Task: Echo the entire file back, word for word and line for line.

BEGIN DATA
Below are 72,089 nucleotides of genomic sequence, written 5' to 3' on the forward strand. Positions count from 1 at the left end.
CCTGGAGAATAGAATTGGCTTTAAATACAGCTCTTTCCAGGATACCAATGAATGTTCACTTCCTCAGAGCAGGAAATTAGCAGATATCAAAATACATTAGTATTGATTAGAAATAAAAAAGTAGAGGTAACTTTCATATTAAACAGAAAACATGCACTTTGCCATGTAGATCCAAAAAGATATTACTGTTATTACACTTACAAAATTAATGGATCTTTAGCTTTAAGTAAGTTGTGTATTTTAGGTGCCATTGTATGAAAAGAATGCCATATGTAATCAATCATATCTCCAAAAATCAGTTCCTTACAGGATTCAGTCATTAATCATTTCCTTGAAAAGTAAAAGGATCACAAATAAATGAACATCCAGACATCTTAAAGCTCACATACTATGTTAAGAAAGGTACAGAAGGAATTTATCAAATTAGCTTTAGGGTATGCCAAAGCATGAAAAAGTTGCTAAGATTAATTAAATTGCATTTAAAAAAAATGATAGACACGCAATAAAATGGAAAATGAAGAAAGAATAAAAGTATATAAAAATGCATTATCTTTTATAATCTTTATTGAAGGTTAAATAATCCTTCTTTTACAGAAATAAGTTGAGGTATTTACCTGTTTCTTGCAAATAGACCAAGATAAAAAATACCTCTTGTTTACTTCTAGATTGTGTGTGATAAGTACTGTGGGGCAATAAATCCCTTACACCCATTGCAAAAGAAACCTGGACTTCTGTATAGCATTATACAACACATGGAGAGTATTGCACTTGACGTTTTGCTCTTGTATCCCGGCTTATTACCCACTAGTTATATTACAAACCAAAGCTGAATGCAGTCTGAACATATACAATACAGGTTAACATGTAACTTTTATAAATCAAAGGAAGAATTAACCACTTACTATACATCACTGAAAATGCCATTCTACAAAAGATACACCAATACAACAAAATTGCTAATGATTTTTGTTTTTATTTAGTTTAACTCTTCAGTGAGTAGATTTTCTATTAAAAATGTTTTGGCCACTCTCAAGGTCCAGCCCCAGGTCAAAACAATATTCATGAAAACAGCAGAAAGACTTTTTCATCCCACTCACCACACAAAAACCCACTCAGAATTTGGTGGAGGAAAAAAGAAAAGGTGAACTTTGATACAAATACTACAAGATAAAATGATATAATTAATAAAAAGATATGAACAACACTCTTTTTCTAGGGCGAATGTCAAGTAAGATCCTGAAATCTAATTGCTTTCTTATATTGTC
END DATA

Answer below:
Below are 72,089 nucleotides of genomic sequence, written 5' to 3' on the forward strand. Positions count from 1 at the left end.
CCTGGAGAATAGAATTGGCTTTAAATACAGCTCTTTCCAGGATACCAATGAATGTTCACTTCCTCAGAGCAGGAAATTAGCAGATATCAAAATACATTAGTATTGATTAGAAATAAAAAAGTAGAGGTAACTTTCATATTAAACAGAAAACATGCACTTTGCCATGTAGATCCAAAAAGATATTACTGTTATTACACTTACAAAATTAATGGATCTTTAGCTTTAAGTAAGTTGTGTATTTTAGGTGCCATTGTATGAAAAGAATGCCATATGTAATCAATCATATCTCCAAAAATCAGTTCCTTACAGGATTCAGTCATTAATCATTTCCTTGAAAAGTAAAAGGATCACAAATAAATGAACATCCAGACATCTTAAAGCTCACATACTATGTTAAGAAAGGTACAGAAGGAATTTATCAAATTAGCTTTAGGGTATGCCAAAGCATGAAAAAGTTGCTAAGATTAATTAAATTGCATTTAAAAAAAATGATAGACACGCAATAAAATGGAAAATGAAGAAAGAATAAAAGTATATAAAAATGCATTATCTTTTATAATCTTTATTGAAGGTTAAATAATCCTTCTTTTACAGAAATAAGTTGAGGTATTTACCTGTTTCTTGCAAATAGACCAAGATAAAAAATACCTCTTGTTTACTTCTAGATTGTGTGTGATAAGTACTGTGGGGCAATAAATCCCTTACACCCATTGCAAAAGAAACCTGGACTTCTGTATAGCATTATACAACACATGGAGAGTATTGCACTTGACGTTTTGCTCTTGTATCCCGGCTTATTACCCACTAGTTATATTACAAACCAAAGCTGAATGCAGTCTGAACATATACAATACAGGTTAACATGTAACTTTTATAAATCAAAGGAAGAATTAACCACTTACTATACATCACTGAAAATGCCATTCTACAAAAGATACACCAATACAACAAAATTGCTAATGATTTTTGTTTTTATTTAGTTTAACTCTTCAGTGAGTAGATTTTCTATTAAAAATGTTTTGGCCACTCTCAAGGTCCAGCCCCAGGTCAAAACAATATTCATGAAAACAGCAGAAAGACTTTTTCATCCCACTCACCACACAAAAACCCACTCAGAATTTGGTGGAGGAAAAAAGAAAAGGTGAACTTTGATACAAATACTACAAGATAAAATGATATAATTAATAAAAAGATATGAACAACACTCTTTTTCTAGGGCGAATGTCAAGTAAGATCCTGAAATCTAATTGCTTTCTTATATTGTC